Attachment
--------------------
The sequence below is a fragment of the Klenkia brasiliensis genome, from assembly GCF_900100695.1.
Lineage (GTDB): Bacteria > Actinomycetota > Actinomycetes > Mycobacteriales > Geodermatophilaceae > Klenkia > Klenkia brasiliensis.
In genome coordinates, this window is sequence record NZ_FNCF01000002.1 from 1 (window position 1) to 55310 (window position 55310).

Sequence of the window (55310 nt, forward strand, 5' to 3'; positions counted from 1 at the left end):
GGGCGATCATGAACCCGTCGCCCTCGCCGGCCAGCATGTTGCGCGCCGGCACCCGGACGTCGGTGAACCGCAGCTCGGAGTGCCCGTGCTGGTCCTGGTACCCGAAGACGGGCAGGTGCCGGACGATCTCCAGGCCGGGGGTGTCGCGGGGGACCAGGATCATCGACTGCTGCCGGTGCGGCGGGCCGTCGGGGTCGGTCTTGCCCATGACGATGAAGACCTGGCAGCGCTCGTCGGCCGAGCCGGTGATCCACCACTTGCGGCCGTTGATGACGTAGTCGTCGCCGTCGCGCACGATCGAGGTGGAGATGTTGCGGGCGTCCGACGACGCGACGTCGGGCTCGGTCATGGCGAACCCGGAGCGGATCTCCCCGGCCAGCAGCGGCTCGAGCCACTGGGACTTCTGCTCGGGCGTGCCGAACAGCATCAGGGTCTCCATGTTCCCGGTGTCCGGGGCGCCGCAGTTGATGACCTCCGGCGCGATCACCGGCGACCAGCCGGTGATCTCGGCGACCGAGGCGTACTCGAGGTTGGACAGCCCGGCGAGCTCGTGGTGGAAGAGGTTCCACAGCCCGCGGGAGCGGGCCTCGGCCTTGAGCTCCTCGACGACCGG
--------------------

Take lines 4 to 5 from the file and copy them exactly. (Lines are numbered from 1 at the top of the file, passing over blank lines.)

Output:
Sequence of the window (55310 nt, forward strand, 5' to 3'; positions counted from 1 at the left end):
GGGCGATCATGAACCCGTCGCCCTCGCCGGCCAGCATGTTGCGCGCCGGCACCCGGACGTCGGTGAACCGCAGCTCGGAGTGCCCGTGCTGGTCCTGGTACCCGAAGACGGGCAGGTGCCGGACGATCTCCAGGCCGGGGGTGTCGCGGGGGACCAGGATCATCGACTGCTGCCGGTGCGGCGGGCCGTCGGGGTCGGTCTTGCCCATGACGATGAAGACCTGGCAGCGCTCGTCGGCCGAGCCGGTGATCCACCACTTGCGGCCGTTGATGACGTAGTCGTCGCCGTCGCGCACGATCGAGGTGGAGATGTTGCGGGCGTCCGACGACGCGACGTCGGGCTCGGTCATGGCGAACCCGGAGCGGATCTCCCCGGCCAGCAGCGGCTCGAGCCACTGGGACTTCTGCTCGGGCGTGCCGAACAGCATCAGGGTCTCCATGTTCCCGGTGTCCGGGGCGCCGCAGTTGATGACCTCCGGCGCGATCACCGGCGACCAGCCGGTGATCTCGGCGACCGAGGCGTACTCGAGGTTGGACAGCCCGGCGAGCTCGTGGTGGAAGAGGTTCCACAGCCCGCGGGAGCGGGCCTCGGCCTTGAGCTCCTCGACGACCGG